I was lucky enough to be given Love across a broken map by Farhana Shaikh of Dahlia Publishing. Through Byte the Book and the Authors’ Licensing & Collecting Society, I’d been invited to the All Party Writers Group (APWG) Summer Drinks Reception at the House of Lords. The APWG helps to raise matters that affect writers at a parliamentary level and the theme for this reception was the lack of diversity in the publishing and TV industry. Farhana was in the queue with us to get into the House of Lords and we finally chatted, beyond brief introductions, over a cup of tea having just listened to Baroness Floella Benjamin and Shai Hussain talk about their vision for a diverse publishing and TV industry in which every voice could be represented without stereotype or prejudice.
Baroness Floella Benjamin was a particularly hard act to follow because her fervour for representing our country of diverse peoples in our stories on and off screen was very moving. Don’t we want to project a world in which young people feel included, their voices valued and opinions sought? Shai Hussain had to follow her passion with a story of his own, asking the publishing and TV industries to listen to stories that stand outside typical patterns and that are written by people whose voices have yet to be given a chance to shine.
When Farhana said she ran a small publishing company, Dahlia Publishing, which manages The Asian Writer and Leicester Writes, and that they had a new book coming out that week, Love across a broken map, I quickly offered to review it. How do small presses, often those most interested in publishing diverse writing in all its forms, get their books noticed? How do they get the big reviews? As we know from the recent series of Literary Salons held by Something Rhymed, even getting books written by women, let alone any other diverse group, read and reviewed in mainstream newspapers is a struggle. #readdiverse2016 is a good place to start, but as with #readwomen2015 what happens the following year? Why aren’t good books, why isn’t good writing, rising to the surface as it really should?
Reading with the hope of bringing diverse voices to light is a good thing, but I’m even more delighted to review Love across a broken map: Short Stories from The Whole Kahani because it is an exceedingly good collection of very interesting stories with stylistic punch. Though The Whole Kahani is a collective of British fiction writers of South Asian origin, their writing isn’t only for readers of South Asian origin, these stories are for everyone. These are tales of love, as the title would suggest but not necessarily all romantic love.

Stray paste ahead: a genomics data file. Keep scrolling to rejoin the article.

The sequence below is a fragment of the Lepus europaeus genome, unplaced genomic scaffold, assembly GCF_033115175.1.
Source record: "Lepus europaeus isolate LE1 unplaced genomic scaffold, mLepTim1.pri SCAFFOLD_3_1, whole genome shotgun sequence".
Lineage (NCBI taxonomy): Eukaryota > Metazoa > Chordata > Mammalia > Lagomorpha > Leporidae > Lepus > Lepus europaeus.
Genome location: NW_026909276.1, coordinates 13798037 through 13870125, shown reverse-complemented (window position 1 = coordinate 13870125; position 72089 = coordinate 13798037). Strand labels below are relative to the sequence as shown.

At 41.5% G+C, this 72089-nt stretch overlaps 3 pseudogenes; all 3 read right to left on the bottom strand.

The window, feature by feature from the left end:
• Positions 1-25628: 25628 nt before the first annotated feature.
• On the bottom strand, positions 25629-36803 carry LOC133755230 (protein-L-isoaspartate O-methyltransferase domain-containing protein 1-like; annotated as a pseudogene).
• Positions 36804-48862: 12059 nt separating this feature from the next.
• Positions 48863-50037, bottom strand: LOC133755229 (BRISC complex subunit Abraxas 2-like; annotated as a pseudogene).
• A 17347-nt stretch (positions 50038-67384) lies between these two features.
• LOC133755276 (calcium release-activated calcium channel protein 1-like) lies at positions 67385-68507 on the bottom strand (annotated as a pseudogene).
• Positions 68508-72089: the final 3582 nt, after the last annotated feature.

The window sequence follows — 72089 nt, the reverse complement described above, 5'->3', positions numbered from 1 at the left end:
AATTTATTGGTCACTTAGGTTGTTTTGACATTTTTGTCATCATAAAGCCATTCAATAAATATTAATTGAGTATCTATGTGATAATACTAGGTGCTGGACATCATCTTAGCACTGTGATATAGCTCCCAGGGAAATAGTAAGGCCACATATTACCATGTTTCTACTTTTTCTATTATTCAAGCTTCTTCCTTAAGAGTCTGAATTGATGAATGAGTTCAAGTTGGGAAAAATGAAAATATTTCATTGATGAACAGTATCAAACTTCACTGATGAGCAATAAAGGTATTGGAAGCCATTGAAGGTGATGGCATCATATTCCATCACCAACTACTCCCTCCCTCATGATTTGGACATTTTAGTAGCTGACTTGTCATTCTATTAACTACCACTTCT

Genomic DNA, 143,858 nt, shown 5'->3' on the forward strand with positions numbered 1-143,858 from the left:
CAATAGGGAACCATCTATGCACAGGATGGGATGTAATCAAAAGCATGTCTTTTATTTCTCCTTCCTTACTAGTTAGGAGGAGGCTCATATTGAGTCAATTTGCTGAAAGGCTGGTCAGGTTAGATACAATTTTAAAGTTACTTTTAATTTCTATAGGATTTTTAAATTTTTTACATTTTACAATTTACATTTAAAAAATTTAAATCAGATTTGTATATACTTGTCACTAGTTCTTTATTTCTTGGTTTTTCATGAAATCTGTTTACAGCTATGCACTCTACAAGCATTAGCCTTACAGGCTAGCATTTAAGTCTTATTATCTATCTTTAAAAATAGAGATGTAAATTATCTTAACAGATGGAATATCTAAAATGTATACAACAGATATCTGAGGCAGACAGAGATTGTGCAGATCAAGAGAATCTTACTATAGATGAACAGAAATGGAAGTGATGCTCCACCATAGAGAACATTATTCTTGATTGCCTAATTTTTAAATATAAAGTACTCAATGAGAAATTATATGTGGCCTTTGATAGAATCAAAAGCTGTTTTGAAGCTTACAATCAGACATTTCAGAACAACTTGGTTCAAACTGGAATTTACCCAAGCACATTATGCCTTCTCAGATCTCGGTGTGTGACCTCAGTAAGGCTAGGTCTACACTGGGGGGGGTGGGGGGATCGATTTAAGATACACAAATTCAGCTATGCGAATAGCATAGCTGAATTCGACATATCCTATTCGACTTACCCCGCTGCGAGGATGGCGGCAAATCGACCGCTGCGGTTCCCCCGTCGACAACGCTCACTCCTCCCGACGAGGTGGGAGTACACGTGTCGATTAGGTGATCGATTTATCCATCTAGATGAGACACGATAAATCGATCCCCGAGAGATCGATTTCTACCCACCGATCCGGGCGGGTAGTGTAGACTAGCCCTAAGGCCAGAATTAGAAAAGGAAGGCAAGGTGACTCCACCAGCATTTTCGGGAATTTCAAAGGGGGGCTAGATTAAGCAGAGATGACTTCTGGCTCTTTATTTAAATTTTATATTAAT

‘Watermelon Seeds’ by C.G. Menon explores the love of early childhood and is definitely a stand out story for me. Its language is poetic and inventive, creating a dazzling world of childhood imagination. ‘The Nine-Headed Ravan’ by Radhika Kapur asks us to question when desireful friendship becomes full passionate love, and why romantic love should be the only love we value.
The confusing nature of finding romance is explored in ‘Three Singers’ by Kavita A. Jindal where business interest is easily confused with romantic desire, and in ‘We Are All Made of Stars’ by Rohan Kar where hoping to pin love on astrology is no easy road.
Several stories look at characters who have given up on love: ‘Rocky Romeo’ by Dimmi Khan takes a man back from his image into his inner self; ‘Naz’ by Iman Qureshi forces a disaffected character to think again; ‘Soul Sisters’ by Reshma Ruia tells us of a lonely reader whose longing to be in conversation with her favourite writer takes her down unexpected paths. In ‘To London’ by Mona Dash, the city itself is brought alive with clandestine romance, becoming a place of desire in its own right. For Dash’s character the experience of having loved intensely makes the routine of life bearable. ‘It was because I had known love’s glittering body that I could live the rest of my life without its temptation.’ (p67).
Navigating family, friendship and love is complicated. ‘Entwined Destinies’ by Shibani Lal explores the sacrifice of wanting to fulfil parental expectation, though this isn’t a story about being forced to be a doctor or a lawyer. The story has a quiet elegance, an elegiac quality that is very moving.
And then the collection ends with ‘By Hand’ by Farrah Yusuf and the death of a tenant. If there were any prejudice about difference left, here pity can only be directed at the solitary life of the retired, white British, school teacher.
Love across a broken map is one of the best anthologies I’ve read in a long time and it should really be being picked up by Sabotage Reviews and the Saboteur Awards and hopefully others interested in reading good, challenging fiction from independent presses. If, as you read this review, you can think of anywhere or anyone for whom this collection would appeal, send them in the direction of Dahlia Publishing. Or get in touch with me and tell me about other books you think I should be reviewing.
The challenge that the All Party Writers Group Reception posed was to take new steps to get the work of diverse writers out into the mainstream. Beginning by championing a collection and a publishing company trying to take talented voices into the mainstream is a good place to start. Buy Love across a broken map: Short Stories from The Whole Kahani and see for yourself.
Next week I’m reading The Lost Time Accidents by John Wray.
NB: a copy of this review appears on Byte the Book.